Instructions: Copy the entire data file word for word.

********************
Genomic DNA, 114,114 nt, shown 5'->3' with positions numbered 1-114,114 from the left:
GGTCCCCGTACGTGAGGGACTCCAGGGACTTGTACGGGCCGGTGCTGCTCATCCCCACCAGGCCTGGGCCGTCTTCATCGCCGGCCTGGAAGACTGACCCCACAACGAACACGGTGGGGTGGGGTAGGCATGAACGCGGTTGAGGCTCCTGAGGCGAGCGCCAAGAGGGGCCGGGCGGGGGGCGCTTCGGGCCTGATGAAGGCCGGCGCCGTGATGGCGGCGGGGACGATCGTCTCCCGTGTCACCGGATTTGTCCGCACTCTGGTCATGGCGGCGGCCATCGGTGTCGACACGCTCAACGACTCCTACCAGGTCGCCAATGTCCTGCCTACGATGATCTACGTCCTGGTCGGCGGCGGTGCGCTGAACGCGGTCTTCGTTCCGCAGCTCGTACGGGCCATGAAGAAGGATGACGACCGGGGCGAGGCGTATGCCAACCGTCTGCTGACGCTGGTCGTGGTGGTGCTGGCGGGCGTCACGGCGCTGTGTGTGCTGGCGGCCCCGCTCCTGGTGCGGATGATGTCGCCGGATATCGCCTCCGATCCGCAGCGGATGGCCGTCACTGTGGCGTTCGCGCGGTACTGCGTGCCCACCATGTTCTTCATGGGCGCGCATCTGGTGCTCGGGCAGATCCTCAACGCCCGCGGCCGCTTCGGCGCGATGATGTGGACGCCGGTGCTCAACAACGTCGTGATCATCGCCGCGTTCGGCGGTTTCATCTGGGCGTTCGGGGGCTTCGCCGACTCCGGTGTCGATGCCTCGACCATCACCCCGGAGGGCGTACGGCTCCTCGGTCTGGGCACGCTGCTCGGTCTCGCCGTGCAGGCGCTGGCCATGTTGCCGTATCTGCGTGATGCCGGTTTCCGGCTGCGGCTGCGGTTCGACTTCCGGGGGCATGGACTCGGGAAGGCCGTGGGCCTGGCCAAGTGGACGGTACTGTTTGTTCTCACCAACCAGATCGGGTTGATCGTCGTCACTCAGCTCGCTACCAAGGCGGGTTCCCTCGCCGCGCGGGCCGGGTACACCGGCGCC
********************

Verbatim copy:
Genomic DNA, 114,114 nt, shown 5'->3' with positions numbered 1-114,114 from the left:
GGTCCCCGTACGTGAGGGACTCCAGGGACTTGTACGGGCCGGTGCTGCTCATCCCCACCAGGCCTGGGCCGTCTTCATCGCCGGCCTGGAAGACTGACCCCACAACGAACACGGTGGGGTGGGGTAGGCATGAACGCGGTTGAGGCTCCTGAGGCGAGCGCCAAGAGGGGCCGGGCGGGGGGCGCTTCGGGCCTGATGAAGGCCGGCGCCGTGATGGCGGCGGGGACGATCGTCTCCCGTGTCACCGGATTTGTCCGCACTCTGGTCATGGCGGCGGCCATCGGTGTCGACACGCTCAACGACTCCTACCAGGTCGCCAATGTCCTGCCTACGATGATCTACGTCCTGGTCGGCGGCGGTGCGCTGAACGCGGTCTTCGTTCCGCAGCTCGTACGGGCCATGAAGAAGGATGACGACCGGGGCGAGGCGTATGCCAACCGTCTGCTGACGCTGGTCGTGGTGGTGCTGGCGGGCGTCACGGCGCTGTGTGTGCTGGCGGCCCCGCTCCTGGTGCGGATGATGTCGCCGGATATCGCCTCCGATCCGCAGCGGATGGCCGTCACTGTGGCGTTCGCGCGGTACTGCGTGCCCACCATGTTCTTCATGGGCGCGCATCTGGTGCTCGGGCAGATCCTCAACGCCCGCGGCCGCTTCGGCGCGATGATGTGGACGCCGGTGCTCAACAACGTCGTGATCATCGCCGCGTTCGGCGGTTTCATCTGGGCGTTCGGGGGCTTCGCCGACTCCGGTGTCGATGCCTCGACCATCACCCCGGAGGGCGTACGGCTCCTCGGTCTGGGCACGCTGCTCGGTCTCGCCGTGCAGGCGCTGGCCATGTTGCCGTATCTGCGTGATGCCGGTTTCCGGCTGCGGCTGCGGTTCGACTTCCGGGGGCATGGACTCGGGAAGGCCGTGGGCCTGGCCAAGTGGACGGTACTGTTTGTTCTCACCAACCAGATCGGGTTGATCGTCGTCACTCAGCTCGCTACCAAGGCGGGTTCCCTCGCCGCGCGGGCCGGGTACACCGGCGCC